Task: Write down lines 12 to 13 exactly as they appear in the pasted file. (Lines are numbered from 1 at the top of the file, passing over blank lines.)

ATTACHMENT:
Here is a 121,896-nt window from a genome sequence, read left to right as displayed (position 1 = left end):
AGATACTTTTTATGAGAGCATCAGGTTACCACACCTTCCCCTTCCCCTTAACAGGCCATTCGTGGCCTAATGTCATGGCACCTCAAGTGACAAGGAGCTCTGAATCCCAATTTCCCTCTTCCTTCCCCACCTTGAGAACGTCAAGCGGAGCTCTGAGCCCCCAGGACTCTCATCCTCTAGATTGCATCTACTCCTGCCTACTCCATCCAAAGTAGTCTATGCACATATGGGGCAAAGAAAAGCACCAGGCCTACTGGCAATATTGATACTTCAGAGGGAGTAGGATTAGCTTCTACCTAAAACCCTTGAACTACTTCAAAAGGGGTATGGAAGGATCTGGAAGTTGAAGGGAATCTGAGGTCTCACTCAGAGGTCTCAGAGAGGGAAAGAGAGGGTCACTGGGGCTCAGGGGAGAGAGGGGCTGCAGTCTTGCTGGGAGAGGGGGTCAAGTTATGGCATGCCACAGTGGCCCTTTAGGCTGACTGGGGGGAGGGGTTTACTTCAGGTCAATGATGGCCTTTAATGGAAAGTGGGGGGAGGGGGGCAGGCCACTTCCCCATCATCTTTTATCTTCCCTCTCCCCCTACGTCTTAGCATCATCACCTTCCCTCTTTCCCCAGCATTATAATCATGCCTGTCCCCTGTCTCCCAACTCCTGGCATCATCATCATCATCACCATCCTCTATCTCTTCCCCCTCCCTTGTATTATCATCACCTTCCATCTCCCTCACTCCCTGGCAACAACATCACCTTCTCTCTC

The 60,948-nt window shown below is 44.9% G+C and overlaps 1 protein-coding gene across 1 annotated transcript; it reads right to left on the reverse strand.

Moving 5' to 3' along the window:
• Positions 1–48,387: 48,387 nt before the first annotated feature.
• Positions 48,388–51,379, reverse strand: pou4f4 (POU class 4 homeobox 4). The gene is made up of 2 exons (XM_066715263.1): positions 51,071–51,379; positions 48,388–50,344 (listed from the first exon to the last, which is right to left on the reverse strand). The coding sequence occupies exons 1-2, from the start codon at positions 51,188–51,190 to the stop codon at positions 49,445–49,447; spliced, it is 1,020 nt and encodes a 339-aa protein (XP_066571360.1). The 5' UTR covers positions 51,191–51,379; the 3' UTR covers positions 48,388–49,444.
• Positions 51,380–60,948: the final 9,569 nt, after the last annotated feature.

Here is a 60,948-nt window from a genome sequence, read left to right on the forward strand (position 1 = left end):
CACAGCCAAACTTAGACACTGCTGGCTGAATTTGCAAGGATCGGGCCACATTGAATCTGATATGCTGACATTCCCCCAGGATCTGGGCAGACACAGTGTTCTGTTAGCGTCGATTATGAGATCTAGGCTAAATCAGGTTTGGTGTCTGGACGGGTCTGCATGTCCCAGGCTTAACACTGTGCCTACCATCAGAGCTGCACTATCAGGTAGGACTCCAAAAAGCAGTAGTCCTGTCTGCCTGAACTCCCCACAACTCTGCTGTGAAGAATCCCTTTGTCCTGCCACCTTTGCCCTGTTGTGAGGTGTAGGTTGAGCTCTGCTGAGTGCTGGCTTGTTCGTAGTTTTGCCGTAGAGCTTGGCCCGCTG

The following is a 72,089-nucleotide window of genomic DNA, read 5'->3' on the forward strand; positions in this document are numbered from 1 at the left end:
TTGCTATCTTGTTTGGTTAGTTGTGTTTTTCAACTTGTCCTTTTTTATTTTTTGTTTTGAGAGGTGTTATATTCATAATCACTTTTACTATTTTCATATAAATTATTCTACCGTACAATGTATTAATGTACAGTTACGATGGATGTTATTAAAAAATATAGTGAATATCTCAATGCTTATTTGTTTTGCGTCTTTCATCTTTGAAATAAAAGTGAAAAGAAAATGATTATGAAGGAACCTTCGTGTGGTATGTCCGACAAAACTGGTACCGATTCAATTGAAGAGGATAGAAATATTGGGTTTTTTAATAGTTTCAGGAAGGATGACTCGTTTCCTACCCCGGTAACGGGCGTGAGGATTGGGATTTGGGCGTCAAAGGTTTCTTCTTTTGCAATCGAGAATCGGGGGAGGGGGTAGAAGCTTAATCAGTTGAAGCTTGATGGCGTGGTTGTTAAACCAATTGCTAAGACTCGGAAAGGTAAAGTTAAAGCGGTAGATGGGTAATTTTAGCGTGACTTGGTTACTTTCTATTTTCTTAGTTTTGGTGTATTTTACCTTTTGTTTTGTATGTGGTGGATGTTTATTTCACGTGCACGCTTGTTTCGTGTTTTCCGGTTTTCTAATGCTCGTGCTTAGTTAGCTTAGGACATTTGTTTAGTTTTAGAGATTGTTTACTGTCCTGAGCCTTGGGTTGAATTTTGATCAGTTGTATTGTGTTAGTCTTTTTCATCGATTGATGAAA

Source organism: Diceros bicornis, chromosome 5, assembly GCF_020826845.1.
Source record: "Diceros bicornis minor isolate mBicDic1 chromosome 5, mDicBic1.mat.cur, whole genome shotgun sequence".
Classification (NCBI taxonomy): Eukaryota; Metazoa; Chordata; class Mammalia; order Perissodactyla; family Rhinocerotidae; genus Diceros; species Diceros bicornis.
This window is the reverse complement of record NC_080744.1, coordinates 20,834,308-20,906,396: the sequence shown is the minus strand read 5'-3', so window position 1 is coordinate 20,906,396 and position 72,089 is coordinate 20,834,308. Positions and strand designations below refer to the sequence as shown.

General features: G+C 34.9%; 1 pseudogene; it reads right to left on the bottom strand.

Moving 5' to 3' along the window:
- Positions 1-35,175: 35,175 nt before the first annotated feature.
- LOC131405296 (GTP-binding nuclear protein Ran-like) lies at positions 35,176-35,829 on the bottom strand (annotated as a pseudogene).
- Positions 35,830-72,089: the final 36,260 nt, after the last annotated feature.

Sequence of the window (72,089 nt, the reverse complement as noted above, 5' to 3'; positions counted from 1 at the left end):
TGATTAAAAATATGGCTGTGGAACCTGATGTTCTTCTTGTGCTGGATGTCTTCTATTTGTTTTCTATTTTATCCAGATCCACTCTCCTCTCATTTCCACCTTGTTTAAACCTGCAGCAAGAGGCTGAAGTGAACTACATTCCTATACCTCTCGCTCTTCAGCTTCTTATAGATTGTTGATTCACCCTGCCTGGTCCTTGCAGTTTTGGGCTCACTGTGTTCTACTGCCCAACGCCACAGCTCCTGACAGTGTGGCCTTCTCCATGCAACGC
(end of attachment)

Source organism: Diceros bicornis, chromosome 5, assembly GCF_020826845.1.
Source record: "Diceros bicornis minor isolate mBicDic1 chromosome 5, mDicBic1.mat.cur, whole genome shotgun sequence".